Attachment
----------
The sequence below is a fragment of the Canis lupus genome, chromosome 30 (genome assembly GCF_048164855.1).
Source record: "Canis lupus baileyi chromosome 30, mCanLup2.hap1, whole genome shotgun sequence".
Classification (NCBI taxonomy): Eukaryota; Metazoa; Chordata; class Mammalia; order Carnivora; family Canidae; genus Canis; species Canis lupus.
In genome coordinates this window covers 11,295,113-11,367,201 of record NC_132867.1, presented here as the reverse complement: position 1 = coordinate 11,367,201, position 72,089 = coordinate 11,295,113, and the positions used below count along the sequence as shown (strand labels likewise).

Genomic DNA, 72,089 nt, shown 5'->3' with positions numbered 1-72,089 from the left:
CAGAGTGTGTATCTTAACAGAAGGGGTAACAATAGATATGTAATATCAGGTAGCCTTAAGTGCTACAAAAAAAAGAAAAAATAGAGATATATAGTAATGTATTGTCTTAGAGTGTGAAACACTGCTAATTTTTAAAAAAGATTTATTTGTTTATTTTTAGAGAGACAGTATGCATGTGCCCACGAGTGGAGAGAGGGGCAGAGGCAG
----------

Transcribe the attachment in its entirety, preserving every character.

The sequence below is a fragment of the Canis lupus genome, chromosome 30 (genome assembly GCF_048164855.1).
Source record: "Canis lupus baileyi chromosome 30, mCanLup2.hap1, whole genome shotgun sequence".
Classification (NCBI taxonomy): Eukaryota; Metazoa; Chordata; class Mammalia; order Carnivora; family Canidae; genus Canis; species Canis lupus.
In genome coordinates this window covers 11,295,113-11,367,201 of record NC_132867.1, presented here as the reverse complement: position 1 = coordinate 11,367,201, position 72,089 = coordinate 11,295,113, and the positions used below count along the sequence as shown (strand labels likewise).

Genomic DNA, 72,089 nt, shown 5'->3' with positions numbered 1-72,089 from the left:
CAGAGTGTGTATCTTAACAGAAGGGGTAACAATAGATATGTAATATCAGGTAGCCTTAAGTGCTACAAAAAAAAGAAAAAATAGAGATATATAGTAATGTATTGTCTTAGAGTGTGAAACACTGCTAATTTTTAAAAAAGATTTATTTGTTTATTTTTAGAGAGACAGTATGCATGTGCCCACGAGTGGAGAGAGGGGCAGAGGCAG